I regularly go through any clothes that are folded in my drawers, wash them and put them away again.
But for those who don’t want to risk turning their cashmere jumpers to cinders when they turn on the Sunday roast, there are plenty of ways to keep moths at bay.
’ ‘Moths breed in dark, undisturbed places and a quick run-round with the hoover won’t shift eggs from those places, or wool carpets that are under furniture,’ explains pest expert Ian Miller.
‘You need to vacuum every nook and cranny, including inside wardrobes, and then follow it up with insecticide.’Up in Edinburgh, Caroline Mc Intosh has now invested in lavender sachets and cedar balls, and says: ‘I wash clothes at a high temperature where possible.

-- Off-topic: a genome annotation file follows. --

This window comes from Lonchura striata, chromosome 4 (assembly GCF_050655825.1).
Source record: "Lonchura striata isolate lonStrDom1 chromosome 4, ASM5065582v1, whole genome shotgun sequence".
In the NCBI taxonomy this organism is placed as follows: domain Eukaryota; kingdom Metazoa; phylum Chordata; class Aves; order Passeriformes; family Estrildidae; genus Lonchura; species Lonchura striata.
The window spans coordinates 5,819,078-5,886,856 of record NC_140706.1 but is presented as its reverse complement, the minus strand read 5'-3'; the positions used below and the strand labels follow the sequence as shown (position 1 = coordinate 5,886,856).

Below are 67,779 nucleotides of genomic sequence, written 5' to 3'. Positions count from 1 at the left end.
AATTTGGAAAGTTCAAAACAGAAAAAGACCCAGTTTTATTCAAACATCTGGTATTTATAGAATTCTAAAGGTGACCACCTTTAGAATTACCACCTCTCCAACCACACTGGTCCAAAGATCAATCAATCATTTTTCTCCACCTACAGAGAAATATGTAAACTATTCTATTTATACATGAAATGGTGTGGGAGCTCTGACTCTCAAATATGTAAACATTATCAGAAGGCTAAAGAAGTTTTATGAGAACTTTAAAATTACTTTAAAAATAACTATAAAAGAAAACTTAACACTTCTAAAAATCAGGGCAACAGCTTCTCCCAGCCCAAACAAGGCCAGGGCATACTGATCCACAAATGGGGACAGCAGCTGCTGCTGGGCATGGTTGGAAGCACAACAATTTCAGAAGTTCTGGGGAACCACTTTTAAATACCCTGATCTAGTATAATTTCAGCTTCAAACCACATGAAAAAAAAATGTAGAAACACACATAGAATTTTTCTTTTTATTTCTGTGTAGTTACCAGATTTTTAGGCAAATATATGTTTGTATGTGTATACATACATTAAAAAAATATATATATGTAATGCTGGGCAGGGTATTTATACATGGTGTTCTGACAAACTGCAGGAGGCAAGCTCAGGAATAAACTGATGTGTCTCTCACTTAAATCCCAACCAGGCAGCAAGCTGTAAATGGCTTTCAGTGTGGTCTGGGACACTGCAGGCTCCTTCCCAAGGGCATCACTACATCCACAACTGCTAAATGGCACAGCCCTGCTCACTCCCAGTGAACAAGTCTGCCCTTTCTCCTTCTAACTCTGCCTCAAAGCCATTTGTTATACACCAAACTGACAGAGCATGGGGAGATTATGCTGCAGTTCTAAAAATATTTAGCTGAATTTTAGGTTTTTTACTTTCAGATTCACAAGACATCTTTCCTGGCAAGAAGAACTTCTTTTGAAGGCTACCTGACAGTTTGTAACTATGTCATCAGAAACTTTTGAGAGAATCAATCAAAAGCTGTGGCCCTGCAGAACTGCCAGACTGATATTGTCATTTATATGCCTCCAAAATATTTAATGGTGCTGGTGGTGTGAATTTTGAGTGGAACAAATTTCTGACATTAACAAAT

‘Give your wardrobe and drawers a good clean before unpacking the new season’s clothes, too,’ advises clothing maintenance expert Julia Dee, of the clothing website Total Wardrobe Care.
The biggest draw for a hungry moth is stained clothing.
And when you wash items yourself, make sure the water is above 48 degrees centigrade — and the wash programme lasts for at least half an hour — to be certain that every stage of the insect’s life cycle has been killed off.‘The moths had been feasting and the jumpers were unsalvageable,’ she says.‘They seem to love clothes that aren’t often moved — and here in Scotland, summer clothes can sit for months before being worn!Britain is being terrorised by a plague of common clothes moths whose tiny larvae are causing misery up and down the country.Even the Department for the Environment had to be fumigated recently when an infestation of moths was discovered in its London HQ.